Lin said she bought an Audi A4 in May 2015, and was diagnosed with acute myeloid leukemia M2 in January 2018. “It was found that formaldehyde and benzene in my Audi car have seriously exceeded acceptable levels,” Lin said.
“More and more victims have contacted me. All are leukemia patients. The imported Audi’s don’t have problems. All these victims have a domestic-made Audi,” she added.
According to Lin, as of March 11, more than 2,000 owners of Chinese-made Audi cars have contacted her, saying they would join her to form a collective to seek justice. More than 20 Audi owners told Lin that they either have been diagnosed with leukemia or have symptoms of leukemia, according to a follow-up RFA report on March 11.
Many Chinese Automakers Use Asphalt
In March 2013, Chinese media 21st Century also reported on the phenomenon of strange odors emanating from asphalt dampers in Chinese-made luxury cars. According to an auto repair professional interviewed by the media outlet, many domestic car models use asphalt dampers, a common practice for a large number of Chinese automakers.
In addition, a salesperson for a damping material supplier told 21st Century that his company has a production capacity of 20,000 tons of asphalt dampers per year, making it one of the largest manufacturers of such materials.
Other anonymous experts in the automotive industry told 21st Century that in developed countries, car dampers are usually made from polymer resins or rubber. Neither of these materials emits toxic gases.
Lacking National Standards
The 21st Century report also pointed out there are two main reasons why Chinese-made luxury cars use asphalt instead of resin. First, there is no national standard regarding auto parts and accessories, and second, the use of asphalt can help reduce production costs.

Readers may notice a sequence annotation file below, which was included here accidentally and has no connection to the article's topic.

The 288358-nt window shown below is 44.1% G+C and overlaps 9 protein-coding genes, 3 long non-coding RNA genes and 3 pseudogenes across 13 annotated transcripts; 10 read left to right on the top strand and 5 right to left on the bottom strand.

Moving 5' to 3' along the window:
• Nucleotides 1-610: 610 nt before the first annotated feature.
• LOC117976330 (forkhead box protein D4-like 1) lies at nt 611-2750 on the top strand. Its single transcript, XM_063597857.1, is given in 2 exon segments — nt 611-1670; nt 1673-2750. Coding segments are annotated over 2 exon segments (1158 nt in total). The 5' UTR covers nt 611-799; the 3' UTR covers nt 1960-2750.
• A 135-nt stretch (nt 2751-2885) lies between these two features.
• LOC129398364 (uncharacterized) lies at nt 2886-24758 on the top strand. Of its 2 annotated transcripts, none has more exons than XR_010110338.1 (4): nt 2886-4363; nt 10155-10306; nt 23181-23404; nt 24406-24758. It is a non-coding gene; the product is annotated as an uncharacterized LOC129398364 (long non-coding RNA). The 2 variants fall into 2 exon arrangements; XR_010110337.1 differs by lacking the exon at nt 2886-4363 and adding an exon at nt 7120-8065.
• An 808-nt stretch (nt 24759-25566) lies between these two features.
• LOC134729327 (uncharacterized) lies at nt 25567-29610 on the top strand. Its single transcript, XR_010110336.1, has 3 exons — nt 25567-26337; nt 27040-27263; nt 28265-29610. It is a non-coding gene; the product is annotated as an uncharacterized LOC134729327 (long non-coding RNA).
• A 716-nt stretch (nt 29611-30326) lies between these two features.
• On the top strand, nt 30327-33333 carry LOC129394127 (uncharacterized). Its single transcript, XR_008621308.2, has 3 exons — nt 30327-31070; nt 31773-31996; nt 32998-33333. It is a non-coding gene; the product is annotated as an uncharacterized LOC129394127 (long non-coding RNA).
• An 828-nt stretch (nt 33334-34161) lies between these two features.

Zhou Guangya, a senior engineer at domestic carmaker China National Heavy Duty Truck Group, said that in the case of an ordinary sedan, asphalt dampers would cost about 50 to 70 yuan each (about $7.40 to $10.45). Dampers made from non-toxic materials cost about 150 yuan to 200 yuan (about $22.40 to $29.80) more.
Mr. Qin, an auto industry employee, explained to RFA that when a state-owned auto company establishes a joint venture with a foreign company, usually only core components, such as engines, are imported from foreign countries. It’s very common for Chinese carmakers to use inferior materials in less important auto parts and vehicle decorations, as there is no mandatory national standard.
Victims Struggle for Justice
Fang Shuai is one of the two people mentioned in the WeChat post who died from leukemia. His wife told RFA that Fang bought an Audi Q5 in December 2014 and was diagnosed with leukemia in 2016. He had bone marrow transplant surgery, but ultimately died at the age of 40.
The domestic-made Audi Q5 was rolled out in 2010 and became very popular on the Chinese market.
Fang’s wife has filed a lawsuit in Beijing against FAW-Volkswagen. She tried to seek help from Chinese media, but was turned away, she said.
Fang’s wife believes the difficulty she’s had in filing suit is because FAW-Volkswagen is a state-owned enterprise (FAW owns majority shares).